A little over a decade ago, Karen Nelson cut her index finger on a glass while washing dishes. After a series of surgeries did nothing to quell the pain emanating from the digit, she had it amputated.

Two days later, while recovering from the procedure, Nelson sat in on a crochet lesson her friend was giving her daughter. Though she’d never considered herself to be particularly crafty, the hobby clicked right away. Within nine days, she’d crocheted an entire queen-sized afghan.

Today, she still can’t get enough of it. She has cubes of yarn stacked “all the way up to the freaking ceiling” of her dining room — which she calls her “happy room.” A school bus driver in Charles Town, West Virginia, Nelson crochets in between routes and while she’s waiting for her kids to board after dismissal.

“My friends say, ‘If she could crochet while she’s driving, she would,’” she said, laughing as she wound a strand of lacy yarn around her crochet hook.

Nelson, owner of the Charles Town-based Karen’s Kreations, was among dozens of artisans, vendors and merchants who descended upon the Frederick County Fairgrounds this weekend and last to showcase their passions in the 37th annual Maryland Christmas Show.

Sunday marked the last day of this year’s market, which occupied seven buildings on the county’s fairgrounds. Though many undoubtedly still had Thanksgiving leftovers in their refrigerators, visitors got into the holiday spirit, browsing Christmas ornaments and other knick-knacks as a medley of festive tunes blasted from a pair of loudspeakers in the parking lot.

Stationed at a tiny wooden stand erected outside one of the fairgrounds’ barns, Nut-N-Better employee Connie Henry said this is the second year the Marshall, Virginia-based pop-up shop has made the trip to Frederick’s Christmas Show. The scent of cinnamon roasted almonds — the stand’s most popular product, Henry said — wafted from behind the counter, carried by a chilly breeze.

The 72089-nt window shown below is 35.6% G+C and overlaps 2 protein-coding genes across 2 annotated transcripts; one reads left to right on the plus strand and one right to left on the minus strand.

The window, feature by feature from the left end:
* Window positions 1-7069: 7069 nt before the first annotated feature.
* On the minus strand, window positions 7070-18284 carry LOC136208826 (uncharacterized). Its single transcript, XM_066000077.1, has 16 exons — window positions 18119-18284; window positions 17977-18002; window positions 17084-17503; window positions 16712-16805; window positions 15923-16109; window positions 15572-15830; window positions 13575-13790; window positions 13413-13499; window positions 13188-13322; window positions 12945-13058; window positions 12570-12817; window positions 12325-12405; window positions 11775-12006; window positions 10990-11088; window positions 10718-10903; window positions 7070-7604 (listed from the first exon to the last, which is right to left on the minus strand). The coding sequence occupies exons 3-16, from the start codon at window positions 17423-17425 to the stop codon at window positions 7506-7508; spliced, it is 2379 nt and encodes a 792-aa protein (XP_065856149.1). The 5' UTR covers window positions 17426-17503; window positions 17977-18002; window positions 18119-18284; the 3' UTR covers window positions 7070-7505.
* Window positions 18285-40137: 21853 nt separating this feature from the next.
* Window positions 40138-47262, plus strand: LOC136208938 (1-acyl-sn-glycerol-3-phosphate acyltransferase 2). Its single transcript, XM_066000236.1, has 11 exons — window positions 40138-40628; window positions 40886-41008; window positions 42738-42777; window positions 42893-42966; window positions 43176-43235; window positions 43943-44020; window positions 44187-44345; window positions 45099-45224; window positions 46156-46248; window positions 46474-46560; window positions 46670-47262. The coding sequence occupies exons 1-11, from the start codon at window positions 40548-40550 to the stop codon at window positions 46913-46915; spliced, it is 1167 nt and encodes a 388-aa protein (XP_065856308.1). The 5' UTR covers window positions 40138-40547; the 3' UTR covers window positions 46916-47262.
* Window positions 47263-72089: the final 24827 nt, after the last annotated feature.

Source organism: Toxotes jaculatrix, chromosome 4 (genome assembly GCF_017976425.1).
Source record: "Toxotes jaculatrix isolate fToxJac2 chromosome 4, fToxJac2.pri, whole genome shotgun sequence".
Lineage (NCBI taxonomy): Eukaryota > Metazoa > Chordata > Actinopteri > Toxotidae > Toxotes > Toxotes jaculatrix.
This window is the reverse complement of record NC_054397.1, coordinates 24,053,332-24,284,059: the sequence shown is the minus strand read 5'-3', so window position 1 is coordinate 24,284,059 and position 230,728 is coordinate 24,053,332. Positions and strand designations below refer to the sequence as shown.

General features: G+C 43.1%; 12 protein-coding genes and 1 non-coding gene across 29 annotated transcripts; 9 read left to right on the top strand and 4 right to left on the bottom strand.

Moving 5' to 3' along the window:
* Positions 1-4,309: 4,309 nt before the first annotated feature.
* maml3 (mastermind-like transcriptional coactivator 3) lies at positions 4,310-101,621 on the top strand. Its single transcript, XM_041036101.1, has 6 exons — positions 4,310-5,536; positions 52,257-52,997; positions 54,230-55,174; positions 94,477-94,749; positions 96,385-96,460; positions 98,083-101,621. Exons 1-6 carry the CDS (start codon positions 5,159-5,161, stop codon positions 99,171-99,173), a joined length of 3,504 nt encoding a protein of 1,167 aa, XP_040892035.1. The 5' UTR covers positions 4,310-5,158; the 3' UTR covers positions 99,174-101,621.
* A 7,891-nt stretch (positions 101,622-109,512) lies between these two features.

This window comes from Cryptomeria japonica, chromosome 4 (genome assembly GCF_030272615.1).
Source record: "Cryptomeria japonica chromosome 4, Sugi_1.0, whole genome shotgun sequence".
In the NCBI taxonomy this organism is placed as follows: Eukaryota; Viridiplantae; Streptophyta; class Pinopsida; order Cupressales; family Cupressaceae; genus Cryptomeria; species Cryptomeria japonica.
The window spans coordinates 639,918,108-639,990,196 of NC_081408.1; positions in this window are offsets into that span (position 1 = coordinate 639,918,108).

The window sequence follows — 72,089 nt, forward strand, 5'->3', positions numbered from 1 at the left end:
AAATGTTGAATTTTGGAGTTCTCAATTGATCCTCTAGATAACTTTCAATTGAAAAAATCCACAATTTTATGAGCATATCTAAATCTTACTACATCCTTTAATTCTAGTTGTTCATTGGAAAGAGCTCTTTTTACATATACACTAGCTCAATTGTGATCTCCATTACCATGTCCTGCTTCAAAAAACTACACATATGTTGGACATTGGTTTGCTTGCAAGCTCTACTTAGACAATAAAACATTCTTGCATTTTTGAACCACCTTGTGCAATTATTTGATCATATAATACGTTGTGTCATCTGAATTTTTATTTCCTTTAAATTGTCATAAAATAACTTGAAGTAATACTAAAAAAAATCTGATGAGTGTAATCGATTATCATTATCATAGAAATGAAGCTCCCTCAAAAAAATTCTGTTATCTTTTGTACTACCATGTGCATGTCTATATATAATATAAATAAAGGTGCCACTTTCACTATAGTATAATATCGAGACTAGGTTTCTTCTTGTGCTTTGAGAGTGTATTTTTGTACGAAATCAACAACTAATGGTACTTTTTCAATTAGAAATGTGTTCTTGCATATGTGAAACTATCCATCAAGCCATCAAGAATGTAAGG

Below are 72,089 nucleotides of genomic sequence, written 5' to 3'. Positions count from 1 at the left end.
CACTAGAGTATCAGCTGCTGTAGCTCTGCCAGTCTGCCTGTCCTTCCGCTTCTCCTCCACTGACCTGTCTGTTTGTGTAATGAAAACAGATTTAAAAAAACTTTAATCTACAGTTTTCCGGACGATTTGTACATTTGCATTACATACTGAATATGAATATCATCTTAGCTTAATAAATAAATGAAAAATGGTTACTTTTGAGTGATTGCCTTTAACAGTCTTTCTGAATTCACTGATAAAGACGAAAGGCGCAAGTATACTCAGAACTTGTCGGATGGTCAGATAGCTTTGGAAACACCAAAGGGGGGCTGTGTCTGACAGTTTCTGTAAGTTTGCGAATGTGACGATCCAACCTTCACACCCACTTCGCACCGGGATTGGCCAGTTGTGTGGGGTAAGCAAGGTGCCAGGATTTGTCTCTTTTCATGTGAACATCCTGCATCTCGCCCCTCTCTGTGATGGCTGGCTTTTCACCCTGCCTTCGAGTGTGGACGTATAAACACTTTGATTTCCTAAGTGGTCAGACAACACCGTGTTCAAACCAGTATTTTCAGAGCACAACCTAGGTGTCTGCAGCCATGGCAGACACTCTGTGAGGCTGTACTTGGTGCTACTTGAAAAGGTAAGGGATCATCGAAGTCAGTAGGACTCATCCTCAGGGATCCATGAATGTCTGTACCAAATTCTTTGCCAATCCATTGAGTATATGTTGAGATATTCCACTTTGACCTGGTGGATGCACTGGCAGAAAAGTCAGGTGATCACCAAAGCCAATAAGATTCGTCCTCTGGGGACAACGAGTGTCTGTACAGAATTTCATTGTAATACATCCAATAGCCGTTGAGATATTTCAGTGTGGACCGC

The booth where local alpaca farmer Catherine Beatty had set up shop — inside one of the fairgrounds’ heated buildings — was far warmer. Beatty sells knit sweaters, yarn and other products made from alpaca fleece, which she says is stronger, lighter and warmer than wool. Currently, she is raising 17 alpacas on her farm in Union Bridge.

“That’s nothing,” she said, smiling. “We’ve had as many as 50.”

Nearby, Mount Airy resident Keith Gehle and his son were seated in front of rows of intricately decorated wooden houses and ornaments.

Keith and his wife, Mary Ann Gehle, have been making the tiny homes for 42 years. Keith cuts and sands the wood, a job his son helped him with when he was younger, and Mary Ann uses paint to turn the structures into miniature ski resorts, gas stations, Lego houses and more.

Keith estimates they’ve been selling the collectibles at Frederick’s Christmas Show for 34 years.

Nelson, on the other hand, is relatively new to the Christmas Show. Though her mother sold teddy bears at the market for about three decades, she only started displaying her yarn creations five years ago.

She’s still shocked when her friends and customers tell her how beautiful her products are. When she looks at them, all she can think is, “Anybody could make this.” Sometimes, she’ll have nightmares of people returning scarves or shawls they purchased from her.

But business is booming. On Saturday, she sold the most products she has in a single day since she started Karen’s Kreations six years ago.

“It’s just, ‘Wow,’” Nelson said, smiling. “It’s all I can say.”

Follow Angela Roberts on Twitter: @24_angier

(3) comments


Why do they always post these things after it's over. It would be nice if they would post them before they start so people that don't know or who might have not seen it could go. It seems to me that it would help out the Maryland Christmas Show and the people who would like to attend. They do this all the time.


It’s the same weekends every year.


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